Some residents, such as the Iranian Pupils’ News Agency, are crediting the ban to recent protests stimulated by a trailer for an anti-Islamic film on YouTube called Innocence of Muslims, however the government has made no official remark on the explanation behind the ban. The state isn’t clear on the fate of the international web in Iran, either– although it has discussed producing an isolated nationwide network before. Here’s wishing the brand-new network will be a compliment to the Persian internet, and not a substitute.
[Picture credit: yeowatzup, Flickr]
President Obama may be quite cozy with tech — what with his predilection for the iPad and those town hall meetings on Facebook — but he’s well aware of its dark side, too. Today he announced that the US will freeze assets and cancel the American visas of Iranian and Syrian agencies tracking dissidents and pro-democracy groups via satellite, computer and phone networks. Among the entities getting the blacklist treatment are the Syrian cellphone company Syriatel, the Iranian Ministry of Intelligence and Security, Iran’s Islamic Revolutionary Guard Corps and Iranian internet provider Datak Telecom. Amid election-year pressure to confront Iran, Obama also addressed the ongoing threat of the country acquiring nukes, but also paid lip service to social media’s role in a democracy. “These technologies should be in place to empower citizens, not to repress them,” he told an audience of 250 people, according to Reuters. Still, given the limited impact of previous sanctions against Iran, it remains to be seen just how much of an effect Washington’s actions have on the human rights situation in either country.
There’s dealing with internet comments, and then there’s this. According to a statement from Reza Taghipour, the Iranian minister for Information and Communications Technology, Iran will be shutting off access to the world wide in around five months, as it flips the switch on a nationwide “intranet” that’ll act like one of the more strict corporate firewalls you may have come in contact with. The reason? It’s looking to provide its citizens access to “a clean internet,” which is loosely translated into “an internet sans freedom.” Instead of providing access to Google, Gmail and Hotmail, users will have to register for an Iran Mail ID — which “mandates authentic information pertaining to a person’s identity, including national ID, address and full name.” Evidently, it’s all to prevent access to the internet that exists today — one that “promotes crime, disunity, unhealthy moral content, and atheism” in Taghipour’s mind. Crazily enough, he’s right about all of that, but it’s a small price to pay for access to things like this, no?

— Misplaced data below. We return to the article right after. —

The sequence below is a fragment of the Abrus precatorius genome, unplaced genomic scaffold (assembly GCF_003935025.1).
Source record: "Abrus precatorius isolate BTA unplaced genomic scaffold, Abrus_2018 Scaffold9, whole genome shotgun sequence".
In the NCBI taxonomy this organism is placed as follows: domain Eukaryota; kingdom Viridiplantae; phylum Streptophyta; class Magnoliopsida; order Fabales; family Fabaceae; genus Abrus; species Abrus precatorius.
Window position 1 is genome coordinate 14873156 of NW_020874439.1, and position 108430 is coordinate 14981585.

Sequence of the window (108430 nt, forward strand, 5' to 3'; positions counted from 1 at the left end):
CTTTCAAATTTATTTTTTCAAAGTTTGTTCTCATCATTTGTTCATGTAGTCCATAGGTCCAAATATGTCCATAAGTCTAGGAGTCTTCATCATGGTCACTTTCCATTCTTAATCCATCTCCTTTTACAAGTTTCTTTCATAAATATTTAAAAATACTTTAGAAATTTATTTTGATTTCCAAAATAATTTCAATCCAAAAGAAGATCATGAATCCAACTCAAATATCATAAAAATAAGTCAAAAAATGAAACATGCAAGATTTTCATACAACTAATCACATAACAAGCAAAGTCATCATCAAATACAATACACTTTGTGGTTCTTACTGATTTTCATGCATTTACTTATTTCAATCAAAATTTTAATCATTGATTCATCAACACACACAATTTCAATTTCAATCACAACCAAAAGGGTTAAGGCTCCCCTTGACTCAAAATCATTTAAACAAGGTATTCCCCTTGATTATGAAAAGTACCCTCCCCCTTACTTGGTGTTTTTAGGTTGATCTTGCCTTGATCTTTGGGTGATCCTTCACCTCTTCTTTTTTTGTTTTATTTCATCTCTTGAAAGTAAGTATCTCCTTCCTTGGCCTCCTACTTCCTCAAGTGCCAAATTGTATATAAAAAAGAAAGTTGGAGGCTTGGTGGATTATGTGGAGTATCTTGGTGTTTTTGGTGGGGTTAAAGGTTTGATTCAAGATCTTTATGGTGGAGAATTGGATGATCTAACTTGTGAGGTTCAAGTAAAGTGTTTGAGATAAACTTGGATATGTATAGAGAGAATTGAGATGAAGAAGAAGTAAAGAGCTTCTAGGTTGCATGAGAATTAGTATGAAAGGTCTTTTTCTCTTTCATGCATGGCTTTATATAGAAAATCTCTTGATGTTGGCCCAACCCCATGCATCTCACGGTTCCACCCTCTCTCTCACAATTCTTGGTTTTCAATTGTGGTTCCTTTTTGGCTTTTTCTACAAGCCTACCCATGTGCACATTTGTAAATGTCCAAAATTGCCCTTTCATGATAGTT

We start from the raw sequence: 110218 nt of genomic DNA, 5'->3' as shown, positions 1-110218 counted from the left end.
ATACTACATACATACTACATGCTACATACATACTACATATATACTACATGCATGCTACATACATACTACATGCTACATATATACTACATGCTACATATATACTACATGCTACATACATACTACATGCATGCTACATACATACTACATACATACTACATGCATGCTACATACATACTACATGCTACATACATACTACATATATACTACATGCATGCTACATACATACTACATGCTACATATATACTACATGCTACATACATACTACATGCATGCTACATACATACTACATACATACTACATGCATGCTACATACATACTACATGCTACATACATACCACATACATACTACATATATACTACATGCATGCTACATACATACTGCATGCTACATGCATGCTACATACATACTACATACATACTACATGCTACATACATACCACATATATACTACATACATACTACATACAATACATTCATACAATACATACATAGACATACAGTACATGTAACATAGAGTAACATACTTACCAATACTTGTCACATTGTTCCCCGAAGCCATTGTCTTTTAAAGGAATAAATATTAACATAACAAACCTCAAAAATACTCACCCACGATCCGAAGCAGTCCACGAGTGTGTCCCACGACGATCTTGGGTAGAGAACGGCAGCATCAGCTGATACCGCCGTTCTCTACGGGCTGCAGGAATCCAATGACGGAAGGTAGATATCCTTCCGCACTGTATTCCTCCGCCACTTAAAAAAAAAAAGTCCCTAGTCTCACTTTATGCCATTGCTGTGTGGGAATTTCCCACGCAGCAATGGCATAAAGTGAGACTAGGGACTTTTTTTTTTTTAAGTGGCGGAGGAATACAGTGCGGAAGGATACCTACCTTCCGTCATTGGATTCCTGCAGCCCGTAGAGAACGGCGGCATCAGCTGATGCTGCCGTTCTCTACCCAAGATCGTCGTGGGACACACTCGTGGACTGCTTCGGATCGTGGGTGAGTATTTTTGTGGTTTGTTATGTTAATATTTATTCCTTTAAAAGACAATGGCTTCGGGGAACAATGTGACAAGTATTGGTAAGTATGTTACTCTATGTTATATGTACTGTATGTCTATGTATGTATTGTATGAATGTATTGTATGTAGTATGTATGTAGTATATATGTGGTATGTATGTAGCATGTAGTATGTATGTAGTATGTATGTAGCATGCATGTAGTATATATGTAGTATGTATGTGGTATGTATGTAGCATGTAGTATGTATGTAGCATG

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ZTE has said it is going to scale back its business dealings with Iran after it was revealed the company sold the country’s largest telecommunications company a surveillance system that can be used to monitor both the voice and data traffic of Iran’s citizens. The revelations came in a Reuters piece on Thursday, which stated that the manufacturer had signed a contract worth $ 130.6 million with the Telecommunication Co of Iran last year. In addition to the surveillance system, a packing list associated with the contract also revealed several US-made hardware and software products — despite the fact that there is a ban on the sale of US technology items to Iran. In response, a ZTE spokesperson told Reuters that “we are going to curtail…
Iranians are now being monitored at internet cafes. The government is requiring that the cafes collect identifying information for each user and record the sites that customers visited — and hold on to that information for six months. Iranians are no strangers to internet restrictions — they’ve had to live with a censored version of the web for years. Sites like Facebook are blocked within Iran, and there have been concerns that the government is going to launch a country-wide “genuinely halal network” to replace the true internet. That intranet doesn’t exist yet, though some suggest that the government is still testing it. The Guardian reports that an expert with knowledge of the network said it’ll solely be used internally for…